Tuesday, September 7, 2004
Career Focus: Auto Technician

The Gettysburg Times

Gone are the days of grease monkey and the mechanic self-taught by tinkering in the back yard on dilapidated cars. As cars have become more advanced, so too, has the training for those that inspect, maintain, and repair them. A few years ago, only 20 percent of a cars parts were computerized; now more than 80 percent are. Befitting their increasingly technical vocation, the use of the traditional title "mechanic" to describe experts in car repair is becoming a thing of the past. The term now used most often is "technician".

Today, aspiring technicians must be well versed in vocational skills like electronics, not intimidated by computer systems, and willing to adapt to continually changing technology with training and certification. One thing has not changed, though, and that is the challenge of diagnosing automotive problems. While high-tech diagnostic equipment is now as indispensable to the technician as a wrench, the good technician must still be able to use the old standbys: eyes, ears, and even nose to identify car engine malfunctions and even potential hazards.

Technicians run diagnostic tests, using computers, gauges, or a test drive to pinpoint problems. They rule out the components and systems that could not logically be the root of the problem. Once the problem is identified, the technician makes adjustments, repairs, or replacements. Computers are not the only tools used on the job. Technicians still use hand tools, such as wrenches and screwdrivers, and may also use power tools, machine tools, and hoists.

It is becoming more common for technicians to become specialists, concentrating on one aspect of the car, such as engine blocks, transmissions, air-conditioning, radiators, brake systems, front ends, or tune ups. Some work for businesses that have a particular focus, rebuilding blown engines or slipping transmissions. Technicians also provide routine service, inspecting the automobile for indications of potential breakdowns, changing fluids, belts, hoses, and brake pads. Those with an affinity for cars and an aptitude for solving their problems will not soon find a shortage of work. In America, the car is a necessity for most, and the number of cars on the road is increasing.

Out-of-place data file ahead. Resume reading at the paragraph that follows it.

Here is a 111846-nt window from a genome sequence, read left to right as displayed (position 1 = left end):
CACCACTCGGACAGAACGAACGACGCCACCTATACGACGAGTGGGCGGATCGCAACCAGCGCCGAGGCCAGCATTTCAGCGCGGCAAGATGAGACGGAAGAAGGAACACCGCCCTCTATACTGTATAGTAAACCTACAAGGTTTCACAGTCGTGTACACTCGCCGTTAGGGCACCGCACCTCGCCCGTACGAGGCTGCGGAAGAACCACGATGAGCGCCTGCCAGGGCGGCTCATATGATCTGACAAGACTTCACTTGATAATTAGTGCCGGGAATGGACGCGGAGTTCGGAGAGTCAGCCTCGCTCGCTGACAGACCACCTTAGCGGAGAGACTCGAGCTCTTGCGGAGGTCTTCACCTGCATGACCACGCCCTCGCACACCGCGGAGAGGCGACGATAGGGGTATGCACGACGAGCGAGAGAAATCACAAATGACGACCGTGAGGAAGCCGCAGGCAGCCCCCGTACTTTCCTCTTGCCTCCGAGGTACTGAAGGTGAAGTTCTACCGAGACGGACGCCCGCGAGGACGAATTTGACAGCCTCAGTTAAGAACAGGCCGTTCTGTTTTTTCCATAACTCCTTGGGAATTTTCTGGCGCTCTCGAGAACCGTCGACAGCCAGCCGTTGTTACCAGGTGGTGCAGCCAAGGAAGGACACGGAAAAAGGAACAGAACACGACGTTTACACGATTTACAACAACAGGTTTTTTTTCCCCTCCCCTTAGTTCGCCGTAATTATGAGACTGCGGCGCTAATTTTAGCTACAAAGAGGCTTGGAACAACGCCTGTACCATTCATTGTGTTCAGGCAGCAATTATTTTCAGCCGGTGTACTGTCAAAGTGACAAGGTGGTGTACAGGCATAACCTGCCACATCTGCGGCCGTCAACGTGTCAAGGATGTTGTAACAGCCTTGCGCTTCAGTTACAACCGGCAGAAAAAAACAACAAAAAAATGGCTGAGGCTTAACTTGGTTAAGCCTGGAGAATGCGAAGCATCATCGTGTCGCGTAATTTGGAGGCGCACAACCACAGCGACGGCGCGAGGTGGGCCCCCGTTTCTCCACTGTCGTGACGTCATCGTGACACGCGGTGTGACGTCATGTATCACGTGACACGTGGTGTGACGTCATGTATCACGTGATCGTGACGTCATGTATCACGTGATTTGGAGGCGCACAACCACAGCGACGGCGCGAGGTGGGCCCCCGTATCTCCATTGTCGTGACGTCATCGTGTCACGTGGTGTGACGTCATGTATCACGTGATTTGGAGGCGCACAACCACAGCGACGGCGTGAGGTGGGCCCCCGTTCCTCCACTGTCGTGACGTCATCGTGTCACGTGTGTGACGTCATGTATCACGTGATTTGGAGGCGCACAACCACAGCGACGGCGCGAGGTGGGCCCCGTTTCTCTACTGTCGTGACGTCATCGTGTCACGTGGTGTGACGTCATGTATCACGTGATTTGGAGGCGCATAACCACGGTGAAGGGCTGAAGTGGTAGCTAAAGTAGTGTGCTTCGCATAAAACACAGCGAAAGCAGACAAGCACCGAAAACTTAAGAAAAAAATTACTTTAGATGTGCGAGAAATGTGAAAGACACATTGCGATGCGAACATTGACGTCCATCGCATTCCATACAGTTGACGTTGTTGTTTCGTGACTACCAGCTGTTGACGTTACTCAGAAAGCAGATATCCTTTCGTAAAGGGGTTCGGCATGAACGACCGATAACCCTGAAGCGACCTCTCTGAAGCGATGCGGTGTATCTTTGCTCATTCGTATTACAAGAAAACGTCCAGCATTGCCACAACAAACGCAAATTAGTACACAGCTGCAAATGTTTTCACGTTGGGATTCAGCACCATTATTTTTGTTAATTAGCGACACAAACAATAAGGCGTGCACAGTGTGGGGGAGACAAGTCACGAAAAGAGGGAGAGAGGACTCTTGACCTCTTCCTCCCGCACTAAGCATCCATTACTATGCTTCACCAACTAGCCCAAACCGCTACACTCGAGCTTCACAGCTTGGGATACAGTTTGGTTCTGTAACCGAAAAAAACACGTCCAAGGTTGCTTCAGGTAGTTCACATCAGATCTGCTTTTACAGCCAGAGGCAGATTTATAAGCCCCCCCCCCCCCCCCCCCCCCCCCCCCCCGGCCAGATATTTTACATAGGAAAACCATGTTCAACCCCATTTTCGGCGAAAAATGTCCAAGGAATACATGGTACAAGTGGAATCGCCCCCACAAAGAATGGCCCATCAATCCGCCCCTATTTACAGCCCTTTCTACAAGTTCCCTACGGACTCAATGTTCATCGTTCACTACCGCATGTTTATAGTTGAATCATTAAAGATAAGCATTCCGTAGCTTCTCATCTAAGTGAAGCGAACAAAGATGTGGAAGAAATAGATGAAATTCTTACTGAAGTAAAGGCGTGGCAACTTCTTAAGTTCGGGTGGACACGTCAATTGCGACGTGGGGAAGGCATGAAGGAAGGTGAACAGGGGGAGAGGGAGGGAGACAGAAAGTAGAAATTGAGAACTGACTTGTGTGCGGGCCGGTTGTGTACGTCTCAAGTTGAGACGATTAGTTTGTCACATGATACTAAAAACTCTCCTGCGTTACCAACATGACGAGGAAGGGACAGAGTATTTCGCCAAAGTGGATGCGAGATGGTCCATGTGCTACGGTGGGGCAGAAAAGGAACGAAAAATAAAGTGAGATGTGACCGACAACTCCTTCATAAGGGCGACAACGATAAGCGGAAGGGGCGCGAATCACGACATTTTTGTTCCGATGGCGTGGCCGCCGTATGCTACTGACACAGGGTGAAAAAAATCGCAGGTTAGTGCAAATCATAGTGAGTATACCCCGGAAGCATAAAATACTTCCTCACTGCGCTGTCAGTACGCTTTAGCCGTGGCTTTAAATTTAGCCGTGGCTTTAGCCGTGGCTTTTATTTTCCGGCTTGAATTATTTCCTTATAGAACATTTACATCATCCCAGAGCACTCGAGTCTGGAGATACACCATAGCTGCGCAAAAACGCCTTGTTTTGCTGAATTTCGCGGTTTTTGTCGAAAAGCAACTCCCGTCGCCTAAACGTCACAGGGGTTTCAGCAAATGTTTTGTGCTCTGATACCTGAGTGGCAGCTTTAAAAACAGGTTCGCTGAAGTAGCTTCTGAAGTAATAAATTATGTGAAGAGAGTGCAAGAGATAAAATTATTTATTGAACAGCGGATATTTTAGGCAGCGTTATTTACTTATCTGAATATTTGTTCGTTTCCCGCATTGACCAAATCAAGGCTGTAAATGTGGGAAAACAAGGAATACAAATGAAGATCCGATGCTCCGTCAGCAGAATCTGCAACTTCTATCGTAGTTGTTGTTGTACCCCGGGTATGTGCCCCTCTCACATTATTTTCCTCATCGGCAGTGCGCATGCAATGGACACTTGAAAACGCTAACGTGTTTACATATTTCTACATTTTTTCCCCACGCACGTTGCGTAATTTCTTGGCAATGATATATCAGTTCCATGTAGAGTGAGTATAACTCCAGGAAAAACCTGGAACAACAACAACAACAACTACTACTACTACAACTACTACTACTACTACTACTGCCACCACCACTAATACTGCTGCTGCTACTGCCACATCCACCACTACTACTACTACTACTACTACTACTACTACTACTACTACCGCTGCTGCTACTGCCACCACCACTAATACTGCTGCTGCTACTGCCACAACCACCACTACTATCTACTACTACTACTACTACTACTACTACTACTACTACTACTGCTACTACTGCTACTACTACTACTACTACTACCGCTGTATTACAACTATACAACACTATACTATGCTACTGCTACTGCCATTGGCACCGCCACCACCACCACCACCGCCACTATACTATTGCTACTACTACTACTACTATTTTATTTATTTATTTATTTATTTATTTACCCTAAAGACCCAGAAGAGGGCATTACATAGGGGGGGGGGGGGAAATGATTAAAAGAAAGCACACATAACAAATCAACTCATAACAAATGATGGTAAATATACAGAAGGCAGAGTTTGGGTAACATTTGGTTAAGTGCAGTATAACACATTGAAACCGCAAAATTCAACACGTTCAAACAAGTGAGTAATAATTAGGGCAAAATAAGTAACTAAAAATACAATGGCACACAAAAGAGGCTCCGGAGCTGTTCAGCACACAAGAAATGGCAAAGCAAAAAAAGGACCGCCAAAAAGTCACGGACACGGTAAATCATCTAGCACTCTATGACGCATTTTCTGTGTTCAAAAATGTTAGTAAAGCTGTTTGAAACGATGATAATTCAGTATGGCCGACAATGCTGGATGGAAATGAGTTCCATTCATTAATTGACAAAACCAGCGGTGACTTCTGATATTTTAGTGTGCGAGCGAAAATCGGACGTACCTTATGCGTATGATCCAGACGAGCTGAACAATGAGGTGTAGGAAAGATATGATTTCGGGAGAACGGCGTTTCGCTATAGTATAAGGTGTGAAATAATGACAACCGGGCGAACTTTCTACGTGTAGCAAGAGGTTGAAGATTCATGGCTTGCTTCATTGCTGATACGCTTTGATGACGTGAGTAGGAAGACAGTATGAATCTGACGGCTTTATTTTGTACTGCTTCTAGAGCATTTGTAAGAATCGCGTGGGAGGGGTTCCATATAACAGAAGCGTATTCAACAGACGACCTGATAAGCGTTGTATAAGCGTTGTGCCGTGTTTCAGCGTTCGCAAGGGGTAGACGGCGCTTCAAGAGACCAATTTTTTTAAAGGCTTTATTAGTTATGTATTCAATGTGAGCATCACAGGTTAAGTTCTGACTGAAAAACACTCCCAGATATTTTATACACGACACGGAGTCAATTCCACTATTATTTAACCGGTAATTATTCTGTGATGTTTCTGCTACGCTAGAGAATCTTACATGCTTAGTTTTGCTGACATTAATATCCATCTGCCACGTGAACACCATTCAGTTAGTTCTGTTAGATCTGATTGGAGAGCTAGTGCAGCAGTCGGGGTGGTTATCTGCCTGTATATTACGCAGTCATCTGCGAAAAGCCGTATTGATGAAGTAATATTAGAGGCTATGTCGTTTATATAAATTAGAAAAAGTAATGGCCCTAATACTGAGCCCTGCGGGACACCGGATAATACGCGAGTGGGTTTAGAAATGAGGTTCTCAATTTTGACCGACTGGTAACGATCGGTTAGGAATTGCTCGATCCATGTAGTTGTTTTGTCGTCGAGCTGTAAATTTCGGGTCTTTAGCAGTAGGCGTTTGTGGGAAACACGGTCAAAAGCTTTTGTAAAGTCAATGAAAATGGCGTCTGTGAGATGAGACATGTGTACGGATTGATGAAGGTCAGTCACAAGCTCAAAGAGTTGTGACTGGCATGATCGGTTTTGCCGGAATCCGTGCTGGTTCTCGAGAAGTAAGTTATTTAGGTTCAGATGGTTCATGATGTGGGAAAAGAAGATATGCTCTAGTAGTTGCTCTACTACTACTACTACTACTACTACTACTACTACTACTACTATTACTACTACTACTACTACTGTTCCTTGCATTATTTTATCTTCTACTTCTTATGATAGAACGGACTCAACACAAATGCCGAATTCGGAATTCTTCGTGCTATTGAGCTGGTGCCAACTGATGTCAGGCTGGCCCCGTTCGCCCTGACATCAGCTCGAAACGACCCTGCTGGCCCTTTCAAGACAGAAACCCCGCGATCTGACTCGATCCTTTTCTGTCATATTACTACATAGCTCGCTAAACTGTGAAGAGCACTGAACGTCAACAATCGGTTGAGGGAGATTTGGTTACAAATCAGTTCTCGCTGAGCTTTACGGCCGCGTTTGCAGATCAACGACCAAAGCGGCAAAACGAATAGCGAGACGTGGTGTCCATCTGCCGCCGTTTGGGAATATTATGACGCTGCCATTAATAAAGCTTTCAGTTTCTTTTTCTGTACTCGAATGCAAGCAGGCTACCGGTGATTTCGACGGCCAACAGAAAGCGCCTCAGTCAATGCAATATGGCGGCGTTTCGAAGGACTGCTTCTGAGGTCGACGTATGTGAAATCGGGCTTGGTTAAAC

Skills Required

Technicians need mechanical aptitude and computer skills coupled with good math and reading skills.

Where/How To Get Training

Because automotive technology has become highly sophisticated, those seeking jobs as automotive mechanics and service technicians should complete a formal training program after high school. Some people choose to simply graduate and begin assisting experienced workers. However, more positions, security and upward mobility will be available to those who complete a post-secondary program.

Completion of trade, technical, or vocational school will take six months to a year. The time commitment to a community college will be two years, but the graduate will have an associate's degree and valuable lessons in basic mathematics, English, and computers. Any of these programs typically will entail intensive career preparation with a combination of classroom instruction and hands-on practice. Students should try to enroll in a program accredited by the Accrediting Commission of Career Schools and Colleges of Technology or the National Automotive Technicians Education Foundation. Technicians should earn an Automotive Service Excellence (ASE) certification, which usually requires two years of working experience and passing an exam. It is the standard credential in the technician's field and most employers want their hires to have this distinction or get it eventually.

Financial Aid
Grants, scholarships, loans and work/study programs are available for college students. For most of this aid, high school seniors must submit a Free Application for Federal Student Aid, which is available from high school guidance offices and higher education financial aid offices. For more information on federal financial aid programs, or to apply electronically, visit the U.S. Department of Education's Web site at "